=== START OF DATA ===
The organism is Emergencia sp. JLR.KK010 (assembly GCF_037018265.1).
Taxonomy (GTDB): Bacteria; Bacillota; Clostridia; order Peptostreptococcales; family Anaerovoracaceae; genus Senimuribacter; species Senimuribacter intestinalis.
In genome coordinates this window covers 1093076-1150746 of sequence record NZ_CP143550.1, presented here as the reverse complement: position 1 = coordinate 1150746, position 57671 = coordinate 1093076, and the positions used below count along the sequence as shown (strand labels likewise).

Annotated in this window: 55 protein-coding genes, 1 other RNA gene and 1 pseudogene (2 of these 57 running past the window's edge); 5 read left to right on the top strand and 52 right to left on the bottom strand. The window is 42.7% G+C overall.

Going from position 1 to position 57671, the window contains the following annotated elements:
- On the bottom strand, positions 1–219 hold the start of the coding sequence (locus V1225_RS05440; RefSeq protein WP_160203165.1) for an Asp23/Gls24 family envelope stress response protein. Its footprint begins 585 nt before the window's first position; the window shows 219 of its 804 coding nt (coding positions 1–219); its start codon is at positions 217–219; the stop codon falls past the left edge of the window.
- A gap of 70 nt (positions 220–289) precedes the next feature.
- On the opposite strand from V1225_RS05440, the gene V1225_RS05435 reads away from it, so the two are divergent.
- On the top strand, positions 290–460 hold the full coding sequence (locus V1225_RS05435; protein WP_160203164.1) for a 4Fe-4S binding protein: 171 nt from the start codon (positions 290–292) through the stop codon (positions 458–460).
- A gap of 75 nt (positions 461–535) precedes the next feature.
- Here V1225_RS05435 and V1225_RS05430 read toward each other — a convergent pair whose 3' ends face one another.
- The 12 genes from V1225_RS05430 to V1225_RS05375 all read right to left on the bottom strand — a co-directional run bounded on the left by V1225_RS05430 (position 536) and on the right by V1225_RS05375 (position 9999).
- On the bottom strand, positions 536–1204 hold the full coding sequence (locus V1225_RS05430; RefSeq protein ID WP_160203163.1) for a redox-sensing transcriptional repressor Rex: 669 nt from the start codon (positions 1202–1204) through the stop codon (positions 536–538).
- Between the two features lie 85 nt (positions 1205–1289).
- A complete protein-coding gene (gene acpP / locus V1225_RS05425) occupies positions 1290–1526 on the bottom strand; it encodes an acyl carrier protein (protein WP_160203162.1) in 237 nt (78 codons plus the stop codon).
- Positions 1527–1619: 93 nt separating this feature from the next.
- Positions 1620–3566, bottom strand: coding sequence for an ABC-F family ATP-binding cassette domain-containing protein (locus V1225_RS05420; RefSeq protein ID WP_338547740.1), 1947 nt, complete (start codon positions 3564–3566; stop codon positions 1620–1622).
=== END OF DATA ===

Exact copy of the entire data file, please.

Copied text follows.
The organism is Emergencia sp. JLR.KK010 (assembly GCF_037018265.1).
Taxonomy (GTDB): Bacteria; Bacillota; Clostridia; order Peptostreptococcales; family Anaerovoracaceae; genus Senimuribacter; species Senimuribacter intestinalis.
In genome coordinates this window covers 1093076-1150746 of sequence record NZ_CP143550.1, presented here as the reverse complement: position 1 = coordinate 1150746, position 57671 = coordinate 1093076, and the positions used below count along the sequence as shown (strand labels likewise).

Annotated in this window: 55 protein-coding genes, 1 other RNA gene and 1 pseudogene (2 of these 57 running past the window's edge); 5 read left to right on the top strand and 52 right to left on the bottom strand. The window is 42.7% G+C overall.

Going from position 1 to position 57671, the window contains the following annotated elements:
- On the bottom strand, positions 1–219 hold the start of the coding sequence (locus V1225_RS05440; RefSeq protein WP_160203165.1) for an Asp23/Gls24 family envelope stress response protein. Its footprint begins 585 nt before the window's first position; the window shows 219 of its 804 coding nt (coding positions 1–219); its start codon is at positions 217–219; the stop codon falls past the left edge of the window.
- A gap of 70 nt (positions 220–289) precedes the next feature.
- On the opposite strand from V1225_RS05440, the gene V1225_RS05435 reads away from it, so the two are divergent.
- On the top strand, positions 290–460 hold the full coding sequence (locus V1225_RS05435; protein WP_160203164.1) for a 4Fe-4S binding protein: 171 nt from the start codon (positions 290–292) through the stop codon (positions 458–460).
- A gap of 75 nt (positions 461–535) precedes the next feature.
- Here V1225_RS05435 and V1225_RS05430 read toward each other — a convergent pair whose 3' ends face one another.
- The 12 genes from V1225_RS05430 to V1225_RS05375 all read right to left on the bottom strand — a co-directional run bounded on the left by V1225_RS05430 (position 536) and on the right by V1225_RS05375 (position 9999).
- On the bottom strand, positions 536–1204 hold the full coding sequence (locus V1225_RS05430; RefSeq protein ID WP_160203163.1) for a redox-sensing transcriptional repressor Rex: 669 nt from the start codon (positions 1202–1204) through the stop codon (positions 536–538).
- Between the two features lie 85 nt (positions 1205–1289).
- A complete protein-coding gene (gene acpP / locus V1225_RS05425) occupies positions 1290–1526 on the bottom strand; it encodes an acyl carrier protein (protein WP_160203162.1) in 237 nt (78 codons plus the stop codon).
- Positions 1527–1619: 93 nt separating this feature from the next.
- Positions 1620–3566, bottom strand: coding sequence for an ABC-F family ATP-binding cassette domain-containing protein (locus V1225_RS05420; RefSeq protein ID WP_338547740.1), 1947 nt, complete (start codon positions 3564–3566; stop codon positions 1620–1622).